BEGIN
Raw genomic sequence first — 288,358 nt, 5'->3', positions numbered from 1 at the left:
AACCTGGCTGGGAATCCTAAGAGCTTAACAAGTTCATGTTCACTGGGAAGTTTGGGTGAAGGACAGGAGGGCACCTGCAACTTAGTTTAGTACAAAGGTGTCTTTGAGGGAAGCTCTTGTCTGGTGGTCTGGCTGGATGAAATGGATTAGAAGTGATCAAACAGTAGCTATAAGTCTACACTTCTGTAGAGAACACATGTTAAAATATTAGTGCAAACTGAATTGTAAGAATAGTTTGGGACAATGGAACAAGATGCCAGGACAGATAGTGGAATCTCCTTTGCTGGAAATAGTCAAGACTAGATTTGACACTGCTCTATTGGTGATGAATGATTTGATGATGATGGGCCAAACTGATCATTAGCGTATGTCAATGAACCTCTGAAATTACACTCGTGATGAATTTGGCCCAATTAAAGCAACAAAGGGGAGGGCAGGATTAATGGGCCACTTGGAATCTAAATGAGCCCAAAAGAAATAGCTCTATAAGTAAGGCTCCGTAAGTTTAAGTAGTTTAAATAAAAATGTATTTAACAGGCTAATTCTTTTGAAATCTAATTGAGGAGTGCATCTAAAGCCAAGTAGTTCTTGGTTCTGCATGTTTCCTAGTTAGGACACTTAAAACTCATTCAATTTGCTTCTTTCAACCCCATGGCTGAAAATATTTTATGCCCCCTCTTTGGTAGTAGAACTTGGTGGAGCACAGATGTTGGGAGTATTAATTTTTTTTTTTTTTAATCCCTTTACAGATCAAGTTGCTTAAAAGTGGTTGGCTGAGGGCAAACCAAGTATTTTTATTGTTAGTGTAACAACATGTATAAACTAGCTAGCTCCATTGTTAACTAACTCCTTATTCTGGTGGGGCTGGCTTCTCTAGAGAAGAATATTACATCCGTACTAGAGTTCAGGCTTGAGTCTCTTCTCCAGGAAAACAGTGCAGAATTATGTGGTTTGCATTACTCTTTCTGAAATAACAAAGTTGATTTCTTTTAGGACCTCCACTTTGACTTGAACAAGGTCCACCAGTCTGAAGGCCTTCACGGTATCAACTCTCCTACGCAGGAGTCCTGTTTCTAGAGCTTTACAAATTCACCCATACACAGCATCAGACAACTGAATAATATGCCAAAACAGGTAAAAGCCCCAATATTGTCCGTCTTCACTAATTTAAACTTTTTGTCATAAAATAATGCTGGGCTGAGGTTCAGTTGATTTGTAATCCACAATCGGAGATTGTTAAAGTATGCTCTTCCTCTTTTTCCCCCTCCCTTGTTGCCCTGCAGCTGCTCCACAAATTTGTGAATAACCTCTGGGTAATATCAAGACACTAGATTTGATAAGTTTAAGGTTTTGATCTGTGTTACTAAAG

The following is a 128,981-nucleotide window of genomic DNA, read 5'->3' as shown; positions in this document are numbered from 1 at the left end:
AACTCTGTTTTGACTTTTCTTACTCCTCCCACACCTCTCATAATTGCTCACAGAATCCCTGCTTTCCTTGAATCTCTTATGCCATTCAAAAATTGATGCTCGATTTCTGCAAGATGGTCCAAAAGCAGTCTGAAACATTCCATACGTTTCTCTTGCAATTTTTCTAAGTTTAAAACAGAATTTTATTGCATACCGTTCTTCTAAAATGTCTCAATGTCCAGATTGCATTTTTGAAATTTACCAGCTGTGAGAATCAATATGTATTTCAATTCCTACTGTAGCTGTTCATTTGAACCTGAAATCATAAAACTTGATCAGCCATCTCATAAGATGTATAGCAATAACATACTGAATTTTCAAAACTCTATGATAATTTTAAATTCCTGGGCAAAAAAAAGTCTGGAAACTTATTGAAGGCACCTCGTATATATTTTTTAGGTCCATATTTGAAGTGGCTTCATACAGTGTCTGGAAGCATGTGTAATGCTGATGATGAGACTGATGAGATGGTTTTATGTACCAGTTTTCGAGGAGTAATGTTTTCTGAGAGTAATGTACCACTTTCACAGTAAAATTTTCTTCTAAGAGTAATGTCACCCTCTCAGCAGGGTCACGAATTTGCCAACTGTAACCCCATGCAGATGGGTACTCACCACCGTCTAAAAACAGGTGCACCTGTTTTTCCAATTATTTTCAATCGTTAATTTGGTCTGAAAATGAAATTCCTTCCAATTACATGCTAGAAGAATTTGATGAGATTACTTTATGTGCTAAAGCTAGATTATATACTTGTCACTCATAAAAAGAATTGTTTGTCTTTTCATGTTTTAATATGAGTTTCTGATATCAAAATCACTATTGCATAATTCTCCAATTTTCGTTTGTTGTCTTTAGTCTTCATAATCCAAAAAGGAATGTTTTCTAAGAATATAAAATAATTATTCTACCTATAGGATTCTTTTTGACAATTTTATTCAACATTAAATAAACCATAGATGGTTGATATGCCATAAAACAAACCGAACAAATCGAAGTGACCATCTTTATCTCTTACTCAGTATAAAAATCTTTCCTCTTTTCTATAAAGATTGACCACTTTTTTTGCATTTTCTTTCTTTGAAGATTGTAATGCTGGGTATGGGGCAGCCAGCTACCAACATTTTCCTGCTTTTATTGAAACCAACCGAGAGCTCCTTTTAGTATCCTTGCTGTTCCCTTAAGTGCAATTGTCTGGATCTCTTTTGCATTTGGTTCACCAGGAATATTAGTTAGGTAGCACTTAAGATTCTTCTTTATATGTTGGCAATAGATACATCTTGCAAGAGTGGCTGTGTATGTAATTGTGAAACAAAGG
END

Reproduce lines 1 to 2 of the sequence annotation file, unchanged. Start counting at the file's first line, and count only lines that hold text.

Raw genomic sequence first — 288,358 nt, 5'->3', positions numbered from 1 at the left:
AACCTGGCTGGGAATCCTAAGAGCTTAACAAGTTCATGTTCACTGGGAAGTTTGGGTGAAGGACAGGAGGGCACCTGCAACTTAGTTTAGTACAAAGGTGTCTTTGAGGGAAGCTCTTGTCTGGTGGTCTGGCTGGATGAAATGGATTAGAAGTGATCAAACAGTAGCTATAAGTCTACACTTCTGTAGAGAACACATGTTAAAATATTAGTGCAAACTGAATTGTAAGAATAGTTTGGGACAATGGAACAAGATGCCAGGACAGATAGTGGAATCTCCTTTGCTGGAAATAGTCAAGACTAGATTTGACACTGCTCTATTGGTGATGAATGATTTGATGATGATGGGCCAAACTGATCATTAGCGTATGTCAATGAACCTCTGAAATTACACTCGTGATGAATTTGGCCCAATTAAAGCAACAAAGGGGAGGGCAGGATTAATGGGCCACTTGGAATCTAAATGAGCCCAAAAGAAATAGCTCTATAAGTAAGGCTCCGTAAGTTTAAGTAGTTTAAATAAAAATGTATTTAACAGGCTAATTCTTTTGAAATCTAATTGAGGAGTGCATCTAAAGCCAAGTAGTTCTTGGTTCTGCATGTTTCCTAGTTAGGACACTTAAAACTCATTCAATTTGCTTCTTTCAACCCCATGGCTGAAAATATTTTATGCCCCCTCTTTGGTAGTAGAACTTGGTGGAGCACAGATGTTGGGAGTATTAATTTTTTTTTTTTTTAATCCCTTTACAGATCAAGTTGCTTAAAAGTGGTTGGCTGAGGGCAAACCAAGTATTTTTATTGTTAGTGTAACAACATGTATAAACTAGCTAGCTCCATTGTTAACTAACTCCTTATTCTGGTGGGGCTGGCTTCTCTAGAGAAGAATATTACATCCGTACTAGAGTTCAGGCTTGAGTCTCTTCTCCAGGAAAACAGTGCAGAATTATGTGGTTTGCATTACTCTTTCTGAAATAACAAAGTTGATTTCTTTTAGGACCTCCACTTTGACTTGAACAAGGTCCACCAGTCTGAAGGCCTTCACGGTATCAACTCTCCTACGCAGGAGTCCTGTTTCTAGAGCTTTACAAATTCACCCATACACAGCATCAGACAACTGAATAATATGCCAAAACAGGTAAAAGCCCCAATATTGTCCGTCTTCACTAATTTAAACTTTTTGTCATAAAATAATGCTGGGCTGAGGTTCAGTTGATTTGTAATCCACAATCGGAGATTGTTAAAGTATGCTCTTCCTCTTTTTCCCCCTCCCTTGTTGCCCTGCAGCTGCTCCACAAATTTGTGAATAACCTCTGGGTAATATCAAGACACTAGATTTGATAAGTTTAAGGTTTTGATCTGTGTTACTAAAG